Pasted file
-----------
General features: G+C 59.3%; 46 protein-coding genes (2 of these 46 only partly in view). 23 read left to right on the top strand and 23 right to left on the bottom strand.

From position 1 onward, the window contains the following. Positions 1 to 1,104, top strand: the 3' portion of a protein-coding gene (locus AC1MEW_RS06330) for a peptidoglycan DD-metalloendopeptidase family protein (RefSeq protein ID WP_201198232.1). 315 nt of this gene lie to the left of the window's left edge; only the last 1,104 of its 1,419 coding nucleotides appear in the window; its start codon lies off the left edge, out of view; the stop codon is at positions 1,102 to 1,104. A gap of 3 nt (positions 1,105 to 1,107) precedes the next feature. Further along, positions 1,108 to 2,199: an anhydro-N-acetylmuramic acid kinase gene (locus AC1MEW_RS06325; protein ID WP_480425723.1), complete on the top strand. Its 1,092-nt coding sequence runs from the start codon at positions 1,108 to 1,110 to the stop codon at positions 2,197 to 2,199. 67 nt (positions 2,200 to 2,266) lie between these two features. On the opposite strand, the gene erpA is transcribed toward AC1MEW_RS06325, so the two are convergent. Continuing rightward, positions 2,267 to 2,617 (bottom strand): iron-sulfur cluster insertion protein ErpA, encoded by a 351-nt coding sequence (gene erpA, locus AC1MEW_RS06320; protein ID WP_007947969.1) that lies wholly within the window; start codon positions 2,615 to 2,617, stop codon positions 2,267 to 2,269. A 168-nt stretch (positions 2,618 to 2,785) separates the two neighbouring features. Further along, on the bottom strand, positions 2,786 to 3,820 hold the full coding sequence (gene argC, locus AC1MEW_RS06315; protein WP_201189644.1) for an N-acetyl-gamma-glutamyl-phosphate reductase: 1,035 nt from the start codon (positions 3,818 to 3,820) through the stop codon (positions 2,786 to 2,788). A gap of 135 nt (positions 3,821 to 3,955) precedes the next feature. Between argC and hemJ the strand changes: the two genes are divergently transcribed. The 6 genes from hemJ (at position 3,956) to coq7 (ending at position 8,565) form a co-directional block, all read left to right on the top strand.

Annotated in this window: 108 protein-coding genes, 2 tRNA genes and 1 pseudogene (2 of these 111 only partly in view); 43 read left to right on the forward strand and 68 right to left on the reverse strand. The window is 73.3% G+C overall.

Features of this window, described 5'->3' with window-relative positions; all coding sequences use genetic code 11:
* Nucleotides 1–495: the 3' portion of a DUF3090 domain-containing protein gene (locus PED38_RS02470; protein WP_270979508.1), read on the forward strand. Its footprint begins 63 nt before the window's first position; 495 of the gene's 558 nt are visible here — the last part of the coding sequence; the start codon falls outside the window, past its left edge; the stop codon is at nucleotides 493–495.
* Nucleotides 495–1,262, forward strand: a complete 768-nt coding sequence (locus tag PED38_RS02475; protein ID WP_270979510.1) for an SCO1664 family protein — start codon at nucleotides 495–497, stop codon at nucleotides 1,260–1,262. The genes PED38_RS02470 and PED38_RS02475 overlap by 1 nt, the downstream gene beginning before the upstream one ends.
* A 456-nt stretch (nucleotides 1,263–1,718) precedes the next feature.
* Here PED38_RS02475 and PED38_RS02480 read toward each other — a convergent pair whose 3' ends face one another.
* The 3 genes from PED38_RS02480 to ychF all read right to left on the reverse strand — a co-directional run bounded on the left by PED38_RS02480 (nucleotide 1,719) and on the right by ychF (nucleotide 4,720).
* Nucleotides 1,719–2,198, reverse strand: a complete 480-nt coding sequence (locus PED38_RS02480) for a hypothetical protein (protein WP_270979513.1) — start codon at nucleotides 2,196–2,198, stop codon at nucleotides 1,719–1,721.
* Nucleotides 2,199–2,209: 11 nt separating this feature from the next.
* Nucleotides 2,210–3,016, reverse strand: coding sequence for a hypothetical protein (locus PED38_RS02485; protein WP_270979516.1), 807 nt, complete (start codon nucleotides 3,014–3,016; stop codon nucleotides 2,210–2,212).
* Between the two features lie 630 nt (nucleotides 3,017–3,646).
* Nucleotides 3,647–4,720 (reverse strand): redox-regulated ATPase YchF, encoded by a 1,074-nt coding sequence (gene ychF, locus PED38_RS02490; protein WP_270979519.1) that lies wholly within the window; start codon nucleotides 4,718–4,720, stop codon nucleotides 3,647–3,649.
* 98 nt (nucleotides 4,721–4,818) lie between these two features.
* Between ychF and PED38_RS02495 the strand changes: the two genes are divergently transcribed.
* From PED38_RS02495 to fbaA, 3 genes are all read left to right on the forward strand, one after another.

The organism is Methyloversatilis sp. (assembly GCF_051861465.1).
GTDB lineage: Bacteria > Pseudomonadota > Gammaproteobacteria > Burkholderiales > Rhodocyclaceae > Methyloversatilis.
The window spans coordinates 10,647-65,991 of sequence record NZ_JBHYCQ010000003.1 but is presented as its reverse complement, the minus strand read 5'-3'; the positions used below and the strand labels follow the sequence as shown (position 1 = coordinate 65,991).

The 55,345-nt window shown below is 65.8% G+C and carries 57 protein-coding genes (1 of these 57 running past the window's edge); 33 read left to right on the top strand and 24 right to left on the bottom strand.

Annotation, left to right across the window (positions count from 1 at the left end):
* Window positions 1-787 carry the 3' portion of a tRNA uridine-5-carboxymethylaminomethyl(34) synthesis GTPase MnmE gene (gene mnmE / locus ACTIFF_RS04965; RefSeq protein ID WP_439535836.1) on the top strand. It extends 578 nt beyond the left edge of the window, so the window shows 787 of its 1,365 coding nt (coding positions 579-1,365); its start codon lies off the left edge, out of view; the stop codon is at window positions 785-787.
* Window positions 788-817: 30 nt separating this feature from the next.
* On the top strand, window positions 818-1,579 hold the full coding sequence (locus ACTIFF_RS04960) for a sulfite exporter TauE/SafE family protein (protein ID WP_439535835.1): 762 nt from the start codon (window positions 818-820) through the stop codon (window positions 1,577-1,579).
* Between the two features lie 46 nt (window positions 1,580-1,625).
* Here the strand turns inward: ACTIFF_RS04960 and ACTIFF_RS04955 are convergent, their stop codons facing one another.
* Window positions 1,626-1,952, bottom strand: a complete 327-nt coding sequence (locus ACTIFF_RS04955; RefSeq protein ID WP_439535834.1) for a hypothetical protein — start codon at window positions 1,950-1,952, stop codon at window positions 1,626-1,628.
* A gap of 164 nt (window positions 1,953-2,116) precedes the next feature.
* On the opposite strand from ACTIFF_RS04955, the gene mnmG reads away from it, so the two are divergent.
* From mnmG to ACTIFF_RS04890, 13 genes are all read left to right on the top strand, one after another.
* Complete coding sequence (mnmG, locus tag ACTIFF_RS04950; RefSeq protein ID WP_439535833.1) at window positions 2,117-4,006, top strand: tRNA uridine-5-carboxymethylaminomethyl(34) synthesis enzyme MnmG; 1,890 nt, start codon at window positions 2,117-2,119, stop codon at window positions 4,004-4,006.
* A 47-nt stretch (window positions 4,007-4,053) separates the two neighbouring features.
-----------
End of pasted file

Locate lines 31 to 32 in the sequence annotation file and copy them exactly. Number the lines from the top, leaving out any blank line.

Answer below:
* From mnmG to ACTIFF_RS04890, 13 genes are all read left to right on the top strand, one after another.
* Complete coding sequence (mnmG, locus tag ACTIFF_RS04950; RefSeq protein ID WP_439535833.1) at window positions 2,117-4,006, top strand: tRNA uridine-5-carboxymethylaminomethyl(34) synthesis enzyme MnmG; 1,890 nt, start codon at window positions 2,117-2,119, stop codon at window positions 4,004-4,006.